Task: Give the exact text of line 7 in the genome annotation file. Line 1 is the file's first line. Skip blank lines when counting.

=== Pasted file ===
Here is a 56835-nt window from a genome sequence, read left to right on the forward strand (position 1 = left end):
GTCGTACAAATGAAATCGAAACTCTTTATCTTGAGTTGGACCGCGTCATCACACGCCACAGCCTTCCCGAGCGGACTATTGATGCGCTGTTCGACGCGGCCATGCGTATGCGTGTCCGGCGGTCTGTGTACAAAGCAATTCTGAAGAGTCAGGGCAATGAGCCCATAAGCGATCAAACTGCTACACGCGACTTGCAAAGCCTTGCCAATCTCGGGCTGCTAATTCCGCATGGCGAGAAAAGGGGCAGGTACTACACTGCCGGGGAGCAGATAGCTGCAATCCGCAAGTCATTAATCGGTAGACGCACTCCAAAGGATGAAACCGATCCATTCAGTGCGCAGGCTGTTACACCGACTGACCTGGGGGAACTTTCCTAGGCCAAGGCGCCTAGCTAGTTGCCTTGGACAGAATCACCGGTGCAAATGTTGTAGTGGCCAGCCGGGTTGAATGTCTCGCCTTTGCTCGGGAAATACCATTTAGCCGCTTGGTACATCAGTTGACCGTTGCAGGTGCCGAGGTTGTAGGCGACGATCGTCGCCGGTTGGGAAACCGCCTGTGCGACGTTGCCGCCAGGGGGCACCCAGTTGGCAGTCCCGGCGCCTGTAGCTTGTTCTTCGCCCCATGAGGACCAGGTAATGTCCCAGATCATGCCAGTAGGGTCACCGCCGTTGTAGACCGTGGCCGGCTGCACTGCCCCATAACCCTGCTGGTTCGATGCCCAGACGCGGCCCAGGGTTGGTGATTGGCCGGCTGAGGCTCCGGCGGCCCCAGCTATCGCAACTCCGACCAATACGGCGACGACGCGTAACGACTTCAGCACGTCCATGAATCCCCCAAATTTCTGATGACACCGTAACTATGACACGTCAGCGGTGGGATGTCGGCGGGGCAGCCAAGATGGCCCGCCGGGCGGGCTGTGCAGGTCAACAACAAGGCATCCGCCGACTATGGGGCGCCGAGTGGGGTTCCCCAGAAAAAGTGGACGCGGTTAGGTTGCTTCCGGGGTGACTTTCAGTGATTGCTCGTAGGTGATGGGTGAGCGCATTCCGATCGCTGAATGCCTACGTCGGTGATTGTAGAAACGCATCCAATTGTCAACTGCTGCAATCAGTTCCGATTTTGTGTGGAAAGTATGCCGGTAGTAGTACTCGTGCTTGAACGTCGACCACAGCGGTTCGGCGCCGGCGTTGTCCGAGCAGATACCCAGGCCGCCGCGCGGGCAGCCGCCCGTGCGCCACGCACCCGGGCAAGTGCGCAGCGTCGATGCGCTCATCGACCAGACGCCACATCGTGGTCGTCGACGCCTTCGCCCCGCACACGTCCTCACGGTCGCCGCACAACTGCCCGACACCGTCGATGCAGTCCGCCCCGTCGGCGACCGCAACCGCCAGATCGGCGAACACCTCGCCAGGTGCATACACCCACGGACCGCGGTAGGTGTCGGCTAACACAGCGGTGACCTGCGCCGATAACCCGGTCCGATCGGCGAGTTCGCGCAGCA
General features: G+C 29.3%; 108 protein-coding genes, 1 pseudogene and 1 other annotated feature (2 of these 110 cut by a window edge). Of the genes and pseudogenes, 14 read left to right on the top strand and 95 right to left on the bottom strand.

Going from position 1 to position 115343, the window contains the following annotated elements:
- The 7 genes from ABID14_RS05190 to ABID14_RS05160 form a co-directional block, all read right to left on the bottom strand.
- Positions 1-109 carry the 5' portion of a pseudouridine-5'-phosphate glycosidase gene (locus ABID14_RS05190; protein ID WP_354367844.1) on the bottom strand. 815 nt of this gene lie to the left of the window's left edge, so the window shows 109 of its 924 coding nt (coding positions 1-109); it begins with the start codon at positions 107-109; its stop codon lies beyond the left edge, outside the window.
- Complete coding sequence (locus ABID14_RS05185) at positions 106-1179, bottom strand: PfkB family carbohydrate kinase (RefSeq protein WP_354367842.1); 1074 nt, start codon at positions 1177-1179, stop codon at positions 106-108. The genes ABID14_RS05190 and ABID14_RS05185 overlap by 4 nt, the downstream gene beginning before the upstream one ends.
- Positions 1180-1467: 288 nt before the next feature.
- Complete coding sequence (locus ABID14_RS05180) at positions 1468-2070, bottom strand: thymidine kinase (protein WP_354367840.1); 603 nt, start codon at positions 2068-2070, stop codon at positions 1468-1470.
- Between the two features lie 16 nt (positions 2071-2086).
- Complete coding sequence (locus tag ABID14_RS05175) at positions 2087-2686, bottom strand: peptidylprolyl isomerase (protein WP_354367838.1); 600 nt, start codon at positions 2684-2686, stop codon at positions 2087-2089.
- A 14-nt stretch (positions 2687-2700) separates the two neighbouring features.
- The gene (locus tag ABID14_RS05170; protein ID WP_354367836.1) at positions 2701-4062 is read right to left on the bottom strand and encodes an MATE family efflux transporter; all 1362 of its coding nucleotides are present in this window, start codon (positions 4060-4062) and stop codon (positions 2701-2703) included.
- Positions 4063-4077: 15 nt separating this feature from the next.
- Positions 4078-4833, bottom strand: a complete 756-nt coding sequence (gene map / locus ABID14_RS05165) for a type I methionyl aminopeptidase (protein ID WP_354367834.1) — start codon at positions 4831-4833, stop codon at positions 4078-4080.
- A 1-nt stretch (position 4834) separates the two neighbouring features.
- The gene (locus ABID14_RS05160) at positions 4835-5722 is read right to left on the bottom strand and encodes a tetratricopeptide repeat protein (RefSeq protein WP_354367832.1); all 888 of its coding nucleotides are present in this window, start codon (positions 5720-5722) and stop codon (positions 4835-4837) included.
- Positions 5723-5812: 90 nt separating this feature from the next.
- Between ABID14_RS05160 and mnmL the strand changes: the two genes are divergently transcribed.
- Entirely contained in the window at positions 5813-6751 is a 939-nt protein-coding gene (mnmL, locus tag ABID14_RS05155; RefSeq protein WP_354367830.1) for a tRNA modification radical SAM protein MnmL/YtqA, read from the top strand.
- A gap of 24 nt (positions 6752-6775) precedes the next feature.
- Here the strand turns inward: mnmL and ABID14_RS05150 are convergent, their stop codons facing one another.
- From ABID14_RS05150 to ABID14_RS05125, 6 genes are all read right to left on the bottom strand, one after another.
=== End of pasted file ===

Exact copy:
- Complete coding sequence (locus ABID14_RS05185) at positions 106-1179, bottom strand: PfkB family carbohydrate kinase (RefSeq protein WP_354367842.1); 1074 nt, start codon at positions 1177-1179, stop codon at positions 106-108. The genes ABID14_RS05190 and ABID14_RS05185 overlap by 4 nt, the downstream gene beginning before the upstream one ends.